“Wish you were here”


The rock at the sink, near Gainesville

Courtesy of the Matheson Center
Published: Sunday, June 1, 2014 at 6:01 a.m.
Last Modified: Friday, May 30, 2014 at 2:57 p.m.

Postcards were the Facebook, Twitter and email of the early 20th century. In 1908, the U. S. Post Service handled more than 600,000,000 postcards, and collecting postcards became an American addiction.

This postcard tells the story of Paynes Prairie, one of the region’s natural wonders. A few decades before this photograph was taken, rising water levels on Paynes Prairie engulfed homesteads and flooded roads. According to Lars Anderson, river guide and owner of Adventure Outpost in High Springs, residents in the area looked at their new lakefront property “and brought out their fishing gear.”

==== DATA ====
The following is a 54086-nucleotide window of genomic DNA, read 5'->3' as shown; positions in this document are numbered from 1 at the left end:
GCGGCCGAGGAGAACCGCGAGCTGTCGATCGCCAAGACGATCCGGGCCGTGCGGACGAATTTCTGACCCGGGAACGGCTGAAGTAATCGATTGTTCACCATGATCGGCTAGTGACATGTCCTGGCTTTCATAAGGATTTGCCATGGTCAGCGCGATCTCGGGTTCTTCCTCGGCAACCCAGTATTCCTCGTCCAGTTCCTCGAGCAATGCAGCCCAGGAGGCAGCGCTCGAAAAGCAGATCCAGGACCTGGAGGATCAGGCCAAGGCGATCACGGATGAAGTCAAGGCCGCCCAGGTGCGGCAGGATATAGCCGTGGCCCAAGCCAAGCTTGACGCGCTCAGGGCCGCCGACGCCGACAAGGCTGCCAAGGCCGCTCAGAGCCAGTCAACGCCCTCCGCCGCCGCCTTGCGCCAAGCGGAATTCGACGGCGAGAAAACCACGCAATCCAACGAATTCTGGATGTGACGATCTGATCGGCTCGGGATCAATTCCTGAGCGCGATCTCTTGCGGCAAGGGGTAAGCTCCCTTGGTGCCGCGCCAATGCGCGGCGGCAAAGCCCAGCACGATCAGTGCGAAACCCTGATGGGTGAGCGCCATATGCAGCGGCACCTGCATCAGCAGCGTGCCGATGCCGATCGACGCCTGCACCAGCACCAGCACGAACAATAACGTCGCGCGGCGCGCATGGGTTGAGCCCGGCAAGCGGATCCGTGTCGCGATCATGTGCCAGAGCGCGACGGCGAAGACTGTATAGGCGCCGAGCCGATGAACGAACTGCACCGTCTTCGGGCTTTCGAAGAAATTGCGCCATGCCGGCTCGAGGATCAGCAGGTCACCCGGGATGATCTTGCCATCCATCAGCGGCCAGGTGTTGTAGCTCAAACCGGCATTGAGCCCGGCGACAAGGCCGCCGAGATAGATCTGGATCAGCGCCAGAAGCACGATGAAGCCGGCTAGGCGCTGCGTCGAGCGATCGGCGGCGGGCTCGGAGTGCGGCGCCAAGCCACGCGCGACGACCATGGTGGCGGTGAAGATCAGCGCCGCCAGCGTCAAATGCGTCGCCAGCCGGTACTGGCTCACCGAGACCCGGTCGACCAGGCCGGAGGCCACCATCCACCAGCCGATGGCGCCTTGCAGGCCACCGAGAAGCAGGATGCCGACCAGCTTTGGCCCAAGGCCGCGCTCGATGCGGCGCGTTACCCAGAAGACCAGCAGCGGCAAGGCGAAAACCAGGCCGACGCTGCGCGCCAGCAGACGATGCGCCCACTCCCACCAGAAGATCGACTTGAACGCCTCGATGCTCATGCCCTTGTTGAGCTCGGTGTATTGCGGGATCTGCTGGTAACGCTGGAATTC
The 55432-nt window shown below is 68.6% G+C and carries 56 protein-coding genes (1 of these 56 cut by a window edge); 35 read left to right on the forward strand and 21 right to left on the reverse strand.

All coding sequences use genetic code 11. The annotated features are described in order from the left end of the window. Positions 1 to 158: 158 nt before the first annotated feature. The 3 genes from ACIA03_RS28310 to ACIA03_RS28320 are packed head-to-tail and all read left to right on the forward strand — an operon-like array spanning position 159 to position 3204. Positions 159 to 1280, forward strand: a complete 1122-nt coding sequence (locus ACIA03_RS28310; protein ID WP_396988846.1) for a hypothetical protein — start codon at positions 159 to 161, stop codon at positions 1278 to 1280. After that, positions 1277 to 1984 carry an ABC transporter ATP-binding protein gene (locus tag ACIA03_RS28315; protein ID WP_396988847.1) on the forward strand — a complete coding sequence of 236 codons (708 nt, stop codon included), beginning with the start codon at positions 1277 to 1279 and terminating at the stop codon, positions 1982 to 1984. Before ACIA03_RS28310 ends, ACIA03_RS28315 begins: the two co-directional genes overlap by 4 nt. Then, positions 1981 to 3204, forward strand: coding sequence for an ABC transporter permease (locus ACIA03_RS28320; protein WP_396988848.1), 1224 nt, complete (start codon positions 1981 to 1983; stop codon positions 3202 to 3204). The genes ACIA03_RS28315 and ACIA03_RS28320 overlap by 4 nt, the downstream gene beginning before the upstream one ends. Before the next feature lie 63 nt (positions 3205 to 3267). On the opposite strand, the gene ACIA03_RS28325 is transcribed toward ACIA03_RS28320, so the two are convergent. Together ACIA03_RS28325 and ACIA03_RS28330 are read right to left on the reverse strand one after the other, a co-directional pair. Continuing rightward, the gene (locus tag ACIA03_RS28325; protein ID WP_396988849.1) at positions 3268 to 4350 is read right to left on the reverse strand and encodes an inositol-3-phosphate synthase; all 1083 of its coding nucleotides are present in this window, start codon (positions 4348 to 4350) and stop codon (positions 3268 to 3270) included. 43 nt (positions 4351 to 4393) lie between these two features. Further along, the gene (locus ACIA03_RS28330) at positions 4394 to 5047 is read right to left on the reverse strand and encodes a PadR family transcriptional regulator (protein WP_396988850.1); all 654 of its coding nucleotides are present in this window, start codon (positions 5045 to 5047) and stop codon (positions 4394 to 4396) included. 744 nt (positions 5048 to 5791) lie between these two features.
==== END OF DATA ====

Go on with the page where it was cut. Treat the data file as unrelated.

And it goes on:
The newly flooded prairie brought out the entrepreneurial spirit in the community. P.M. Oliver dammed run-off from Boulware Springs, creating a large swimming pool. He attracted more visitors by building a bowling alley, roller coaster and even a zoo with a large black bear tied to a tree. Perhaps the most notable attraction was the steamboat “Chacala.”

In 1892, the prairie’s water levels dropped by eight feet within 10 days. The Chacala was stranded near Bivens Arm — a monument to the steamboat era.

See more postcards of Florida’s early years at the Matheson Museum’s current exhibition, “A Penny for Your Thoughts,” through June. The exhibit, based on the book with the same title by Dr. Mark V. Barrow and Murray Laurie, uses postcards to reveal a pictorial history of Alachua County. — By Stephanie Pastore

Have a memory to share? Email the executive director of the Matheson Museum at executive director@mathesonmuseum.org.

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